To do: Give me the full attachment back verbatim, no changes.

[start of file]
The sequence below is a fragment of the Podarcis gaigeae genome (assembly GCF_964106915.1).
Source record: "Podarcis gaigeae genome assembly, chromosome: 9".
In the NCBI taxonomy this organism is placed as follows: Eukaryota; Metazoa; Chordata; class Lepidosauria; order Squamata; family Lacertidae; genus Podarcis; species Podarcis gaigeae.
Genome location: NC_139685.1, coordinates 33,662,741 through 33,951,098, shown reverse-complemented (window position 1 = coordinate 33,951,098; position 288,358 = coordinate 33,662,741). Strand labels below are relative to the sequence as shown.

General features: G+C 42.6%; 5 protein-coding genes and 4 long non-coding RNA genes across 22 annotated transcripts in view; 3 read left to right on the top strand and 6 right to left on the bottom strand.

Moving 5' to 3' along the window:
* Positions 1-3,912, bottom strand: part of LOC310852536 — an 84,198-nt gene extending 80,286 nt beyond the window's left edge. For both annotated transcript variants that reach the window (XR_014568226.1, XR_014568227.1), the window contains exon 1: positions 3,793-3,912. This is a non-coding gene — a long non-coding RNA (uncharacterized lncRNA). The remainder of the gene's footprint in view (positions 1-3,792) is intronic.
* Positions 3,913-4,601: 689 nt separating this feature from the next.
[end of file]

The sequence below is a fragment of the Podarcis gaigeae genome (assembly GCF_964106915.1).
Source record: "Podarcis gaigeae genome assembly, chromosome: 9".
In the NCBI taxonomy this organism is placed as follows: Eukaryota; Metazoa; Chordata; class Lepidosauria; order Squamata; family Lacertidae; genus Podarcis; species Podarcis gaigeae.
Genome location: NC_139685.1, coordinates 33,662,741 through 33,951,098, shown reverse-complemented (window position 1 = coordinate 33,951,098; position 288,358 = coordinate 33,662,741). Strand labels below are relative to the sequence as shown.

General features: G+C 42.6%; 5 protein-coding genes and 4 long non-coding RNA genes across 22 annotated transcripts in view; 3 read left to right on the top strand and 6 right to left on the bottom strand.

Moving 5' to 3' along the window:
* Positions 1-3,912, bottom strand: part of LOC310852536 — an 84,198-nt gene extending 80,286 nt beyond the window's left edge. For both annotated transcript variants that reach the window (XR_014568226.1, XR_014568227.1), the window contains exon 1: positions 3,793-3,912. This is a non-coding gene — a long non-coding RNA (uncharacterized lncRNA). The remainder of the gene's footprint in view (positions 1-3,792) is intronic.
* Positions 3,913-4,601: 689 nt separating this feature from the next.